In Baby Rudin chapter 7 the author introduced the $\mathscr C(X)$ to denote the class of continuous functions on a metric space $X$, saying that:

If $X$ is a metric space, $\mathscr C(X)$ will denote the set of all complex-valued, continuous, bounded functions with domain $X$.

I'm wondering if the "boundedness" is required in general (although it is required for Rudin's usage here, see edit). I think I've been always seeing and probably even using notations like $1/x\in\mathscr C(0,1)$ or $x^2\in\mathscr C(\Bbb R)$ etc.

So is there a standard usage of the $\mathscr C$ notation? If not, then what is the more commonly used definition of the $\mathscr C$ notation?

Best regards.

EDIT$\quad$ In the specific context where Rudin introduced the notation, the boundedness is required, because he used $\mathscr C(X)$ to denote a linear function space equipped with the supremum norm. But my question is that is it also necessary in the general usage?


1 Answer 1


If $X$ is any metric space, then the set $\mathscr{C}(X,\mathbf{R})$ of continuous $\mathbf{R}$-valued functions on $X$ makes perfect sense, but unless $X$ is compact, in which case boundedness is not automatic, the supremum norm will not generally be well-defined on this space, because continuous functions need not be bounded in general. If one restricts to the subset $\mathscr{C}^b(X,\mathbf{R})$ of bounded continuous functions, then one has the supremum norm. In general, there are a number of topologies one might put on $\mathscr{C}(X,\mathbf{R})$, but the most commonly-used one, at least if $X$ is locally compact, is probably the compact open topology.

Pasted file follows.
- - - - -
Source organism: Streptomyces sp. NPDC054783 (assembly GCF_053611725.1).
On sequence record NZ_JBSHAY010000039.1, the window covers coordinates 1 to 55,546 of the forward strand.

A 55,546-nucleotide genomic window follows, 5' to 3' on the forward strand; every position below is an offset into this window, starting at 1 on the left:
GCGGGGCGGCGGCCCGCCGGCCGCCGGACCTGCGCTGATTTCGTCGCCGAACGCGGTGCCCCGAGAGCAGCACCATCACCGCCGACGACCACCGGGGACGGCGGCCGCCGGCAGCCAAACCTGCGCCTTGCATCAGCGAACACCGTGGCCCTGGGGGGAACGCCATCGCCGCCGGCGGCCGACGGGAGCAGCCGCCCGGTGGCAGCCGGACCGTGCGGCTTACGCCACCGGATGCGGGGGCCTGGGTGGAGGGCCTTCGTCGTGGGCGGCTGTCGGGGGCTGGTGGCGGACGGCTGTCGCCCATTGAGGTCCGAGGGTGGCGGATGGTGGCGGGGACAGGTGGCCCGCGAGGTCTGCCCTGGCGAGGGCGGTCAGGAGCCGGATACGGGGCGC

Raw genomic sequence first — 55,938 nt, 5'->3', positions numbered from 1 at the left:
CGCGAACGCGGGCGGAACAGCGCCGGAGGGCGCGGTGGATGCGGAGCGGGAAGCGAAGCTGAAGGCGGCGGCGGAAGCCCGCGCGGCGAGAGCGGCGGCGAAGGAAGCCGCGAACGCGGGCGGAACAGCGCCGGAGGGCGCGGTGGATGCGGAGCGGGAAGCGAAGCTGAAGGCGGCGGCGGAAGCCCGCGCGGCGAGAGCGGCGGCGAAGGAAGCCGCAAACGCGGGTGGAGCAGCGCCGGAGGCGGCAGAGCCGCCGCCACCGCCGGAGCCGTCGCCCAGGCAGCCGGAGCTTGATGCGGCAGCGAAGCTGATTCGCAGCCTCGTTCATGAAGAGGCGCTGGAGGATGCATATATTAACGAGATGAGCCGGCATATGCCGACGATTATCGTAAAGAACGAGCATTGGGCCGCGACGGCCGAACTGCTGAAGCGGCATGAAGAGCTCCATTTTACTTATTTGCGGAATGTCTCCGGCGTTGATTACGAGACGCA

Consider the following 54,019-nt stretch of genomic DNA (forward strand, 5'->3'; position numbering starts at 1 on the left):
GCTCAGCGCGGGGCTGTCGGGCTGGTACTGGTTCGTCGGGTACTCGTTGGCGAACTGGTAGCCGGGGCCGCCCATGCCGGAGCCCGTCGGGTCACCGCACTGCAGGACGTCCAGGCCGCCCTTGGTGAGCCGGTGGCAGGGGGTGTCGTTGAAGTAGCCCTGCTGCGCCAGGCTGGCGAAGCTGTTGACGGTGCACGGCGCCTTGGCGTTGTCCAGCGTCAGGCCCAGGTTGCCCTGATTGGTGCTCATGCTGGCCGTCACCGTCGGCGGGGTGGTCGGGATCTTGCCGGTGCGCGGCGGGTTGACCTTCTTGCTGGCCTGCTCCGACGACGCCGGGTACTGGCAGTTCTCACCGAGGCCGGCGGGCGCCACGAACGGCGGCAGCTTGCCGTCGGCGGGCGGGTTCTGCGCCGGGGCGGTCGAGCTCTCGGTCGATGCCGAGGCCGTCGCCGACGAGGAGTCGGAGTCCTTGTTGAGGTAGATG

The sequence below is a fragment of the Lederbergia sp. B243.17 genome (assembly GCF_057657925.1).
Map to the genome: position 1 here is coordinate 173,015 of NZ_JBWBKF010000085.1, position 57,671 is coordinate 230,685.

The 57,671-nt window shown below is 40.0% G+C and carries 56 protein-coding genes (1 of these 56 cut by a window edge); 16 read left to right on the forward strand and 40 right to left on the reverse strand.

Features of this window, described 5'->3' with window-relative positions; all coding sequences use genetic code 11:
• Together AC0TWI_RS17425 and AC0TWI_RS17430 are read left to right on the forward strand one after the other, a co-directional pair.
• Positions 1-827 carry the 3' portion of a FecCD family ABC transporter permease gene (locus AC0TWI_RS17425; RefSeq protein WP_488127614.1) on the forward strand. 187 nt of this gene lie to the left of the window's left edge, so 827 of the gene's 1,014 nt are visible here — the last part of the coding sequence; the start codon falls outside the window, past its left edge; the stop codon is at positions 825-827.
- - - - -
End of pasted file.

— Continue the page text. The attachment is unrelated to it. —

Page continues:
But, again, to answer your question, yes, the space of continuous functions on a metric space is a perfectly reasonable object to consider. But you can't, in general put the supremum norm on it.

  • $\begingroup$ Thank you for your time. May I ask one more question? Since I'm not familiar with topology, I don't really know what "locally compact" means (compact in a small closed neighbourhood for every point, I guess?), but do my examples, like $1/x\in\mathscr C(0,1)$ and $x^2\in\mathscr C(\Bbb R)$, belong to the "locally compact" cases, namely, the "most commonly used ones" that you mentioned? $\endgroup$
    – Vim
    Commented Aug 9, 2015 at 16:41
  • $\begingroup$ Dear @Vim, A metric space $X$ is locally compact if for each point $x\in X$, there is a compact set $C$ in $X$ containing an open neighborhood of $x$. The spaces $(0,1)$ and $\mathbf{R}$ are both locally compact, but not compact. It doesn't make sense to ask about a function being locally compact; only a space. Anyway, it is logically perfectly fine to talk about the space $\mathscr{C}(X,\mathbf{R})$ for any metric space whatsoever, locally compact or not. But if you want to put a topology on it, you might want to impose further conditions on $X$. $\endgroup$ Commented Aug 9, 2015 at 16:49
  • $\begingroup$ Thank you so much for your detailed explanation, that's very kind of you! Now I think I got the idea. $\endgroup$
    – Vim
    Commented Aug 9, 2015 at 16:54

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